A medical malpractice case is a complex undertaking in any state, and Pennsylvania is no exception. In this article, we'll take a look at the Pennsylvania statute of limitations filing deadline for medical malpractice cases, and the state's "Certificate of Merit" requirement for these kinds of lawsuits. Read on for the details.
First, some background for readers who may not be fluent in the language of "legalese": A statute of limitations is a state law that sets a limit on the amount of time you have to file a lawsuit. There are different deadlines for different kinds of cases.
Like a lot of states, Pennsylvania has a statute of limitations that applies specifically to medical malpractice lawsuits. The Pennsylvania law says that an injured patient must file their claim within two years of the date on which the defendant health care provider committed the alleged medical malpractice. However, the "clock" for this two-year time period will be "tolled" (meaning it won't run) until the plaintiff actually knows (or should know, in the eyes of the law) that they suffered an injury that was caused by the defendant's malpractice.
The Pennsylvania law goes on to mandate that most medical malpractice lawsuit must be filed within seven years of the date on which the underlying medical error was allegedly committed, regardless of whether the plaintiff knew or should have known that they were injured by the defendant's wrongdoing. But in 2019, the Pennsylvania Supreme Court held that that rule, called a "statute of repose," is unconstitutional. The court's decision means that there is now effectively no outside time limit on the filing of claims where the malpractice couldn't have been discovered soon after it occurred. (Yanakos v. UPMC, 655 Pa. 615 (2019).) Note that if you try to argue that you didn't know about the malpractice within the initial two years after it occurred, you have the burden of proving that you didn't discover—and couldn't have discovered—the health care provider's negligence any sooner than you did.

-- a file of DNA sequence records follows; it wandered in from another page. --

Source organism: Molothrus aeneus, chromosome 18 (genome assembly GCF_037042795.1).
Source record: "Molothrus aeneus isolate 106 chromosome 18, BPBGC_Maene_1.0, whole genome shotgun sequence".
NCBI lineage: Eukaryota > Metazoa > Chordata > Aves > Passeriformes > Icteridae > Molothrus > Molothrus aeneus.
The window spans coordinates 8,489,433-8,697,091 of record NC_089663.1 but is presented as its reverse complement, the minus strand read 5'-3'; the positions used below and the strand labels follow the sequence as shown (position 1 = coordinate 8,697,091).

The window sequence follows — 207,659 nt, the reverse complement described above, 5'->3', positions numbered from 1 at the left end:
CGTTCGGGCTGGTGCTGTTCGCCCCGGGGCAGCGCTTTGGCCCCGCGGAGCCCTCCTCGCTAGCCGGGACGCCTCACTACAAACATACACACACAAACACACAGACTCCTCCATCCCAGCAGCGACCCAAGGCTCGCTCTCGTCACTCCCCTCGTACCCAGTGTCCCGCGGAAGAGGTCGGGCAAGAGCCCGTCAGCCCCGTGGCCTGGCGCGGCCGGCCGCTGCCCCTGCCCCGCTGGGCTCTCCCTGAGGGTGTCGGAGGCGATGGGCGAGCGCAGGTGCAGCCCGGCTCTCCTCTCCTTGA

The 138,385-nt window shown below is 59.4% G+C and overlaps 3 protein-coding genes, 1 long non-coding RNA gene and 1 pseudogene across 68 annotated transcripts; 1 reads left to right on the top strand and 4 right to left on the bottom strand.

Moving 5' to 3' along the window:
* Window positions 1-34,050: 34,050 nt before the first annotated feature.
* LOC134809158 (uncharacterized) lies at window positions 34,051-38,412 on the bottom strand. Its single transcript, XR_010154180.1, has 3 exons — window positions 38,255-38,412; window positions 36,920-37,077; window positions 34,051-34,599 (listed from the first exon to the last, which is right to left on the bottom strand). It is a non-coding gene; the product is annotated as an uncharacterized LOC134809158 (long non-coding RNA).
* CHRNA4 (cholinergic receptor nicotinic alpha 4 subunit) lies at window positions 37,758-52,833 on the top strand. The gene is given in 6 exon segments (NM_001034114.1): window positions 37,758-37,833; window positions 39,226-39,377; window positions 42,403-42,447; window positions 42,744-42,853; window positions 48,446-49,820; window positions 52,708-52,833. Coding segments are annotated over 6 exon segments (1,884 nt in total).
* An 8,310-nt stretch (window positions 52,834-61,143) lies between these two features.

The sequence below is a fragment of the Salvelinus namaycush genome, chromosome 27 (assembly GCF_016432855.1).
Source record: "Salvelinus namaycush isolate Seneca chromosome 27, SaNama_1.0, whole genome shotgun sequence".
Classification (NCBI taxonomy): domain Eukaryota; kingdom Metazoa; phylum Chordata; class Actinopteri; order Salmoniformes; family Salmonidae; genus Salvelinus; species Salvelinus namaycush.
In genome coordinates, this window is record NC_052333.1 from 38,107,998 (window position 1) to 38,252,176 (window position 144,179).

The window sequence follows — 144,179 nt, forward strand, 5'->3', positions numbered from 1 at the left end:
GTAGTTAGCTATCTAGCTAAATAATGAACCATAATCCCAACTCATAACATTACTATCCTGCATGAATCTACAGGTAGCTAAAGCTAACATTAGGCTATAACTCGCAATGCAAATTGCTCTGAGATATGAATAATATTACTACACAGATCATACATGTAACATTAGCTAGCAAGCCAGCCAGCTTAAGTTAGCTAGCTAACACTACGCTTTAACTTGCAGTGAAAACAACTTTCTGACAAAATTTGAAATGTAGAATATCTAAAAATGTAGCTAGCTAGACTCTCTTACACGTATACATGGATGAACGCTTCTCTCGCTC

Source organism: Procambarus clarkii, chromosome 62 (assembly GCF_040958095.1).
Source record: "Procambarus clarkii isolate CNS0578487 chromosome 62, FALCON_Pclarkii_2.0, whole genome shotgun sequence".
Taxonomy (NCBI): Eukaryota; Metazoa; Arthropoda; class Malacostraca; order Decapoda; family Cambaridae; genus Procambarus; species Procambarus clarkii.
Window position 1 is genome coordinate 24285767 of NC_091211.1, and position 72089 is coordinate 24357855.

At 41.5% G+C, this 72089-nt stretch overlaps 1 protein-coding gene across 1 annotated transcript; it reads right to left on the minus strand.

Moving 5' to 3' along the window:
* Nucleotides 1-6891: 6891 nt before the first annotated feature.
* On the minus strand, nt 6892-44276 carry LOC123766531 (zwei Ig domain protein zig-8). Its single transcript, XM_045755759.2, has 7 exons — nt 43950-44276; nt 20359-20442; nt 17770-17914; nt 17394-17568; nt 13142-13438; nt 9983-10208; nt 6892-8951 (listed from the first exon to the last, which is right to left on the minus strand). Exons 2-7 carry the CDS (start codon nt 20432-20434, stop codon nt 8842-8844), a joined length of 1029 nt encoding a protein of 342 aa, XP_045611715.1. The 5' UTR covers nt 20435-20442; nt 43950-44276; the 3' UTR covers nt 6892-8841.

Having read all of this, you might be wondering what happens if Pennsylvania's statute of limitations deadline has passed, but you try to file your medical malpractice lawsuit anyway. It's a safe bet that the doctor or health care facility you're trying to sue will ask the court to dismiss the case, and the court will grant the request. If that happens, that will be the end of your lawsuit. That's why it's so important to understand exactly how the Pennsylvania statute of limitations applies to your situation.
According to 231 Pennsylvania Code Rule 1042.3, a medical malpractice plaintiff (or the plaintiff's attorney) must file a signed "certificate of merit" stating that an "appropriate licensed professional" has looked at the plaintiff's claim and believes there is a "reasonable probability" that the defendant health care provider's conduct "fell outside acceptable professional standards" and caused the plaintiff's claimed harm.
This certificate must be filed along with the initial complaint (the document that lays out the plaintiff's allegations and gets the lawsuit started), or within 60 days after the filing of the complaint.
The "appropriate licensed professional" consulted for the certificate does not need to be the same medical expert who will testify on behalf of the plaintiff at trial. But the expert must have "sufficient education, training, knowledge and experience" to testify credibly and competently on the defendant health care provider's failure to treat the plaintiff in line with the acceptable medical standard of care.
To get an idea of what a certificate of merit might look like, see the form provided in 231 Pennsylvania Code Rule 1042.10.)
A number of states have legislated a "cap" on the amount of compensation a plaintiff can receive in a medical malpractice case. The controversial impact of laws like this is that, even where a plaintiff establishes the defendant's liability for malpractice, there is a limit on the actual amount of damages the jury can award, regardless of the extent of the plaintiff's specific losses.
There is currently no cap on economic or non-economic medical malpractice damages in Pennsylvania (including on compensation for things like pain and suffering), so an injured patient is free to recover for all financial losses that can be attributed to the defendant's malpractice. (Note: Pennsylvania does cap punitive damages, but those are rarely awarded in medical malpractice cases.)
This article provides a brief summary of some of the Pennsylvania laws that any medical malpractice plaintiff needs to have in mind. If you've got questions about how the state's laws will affect your potential situation, an experienced Pennsylvania medical malpractice attorney will have the answers.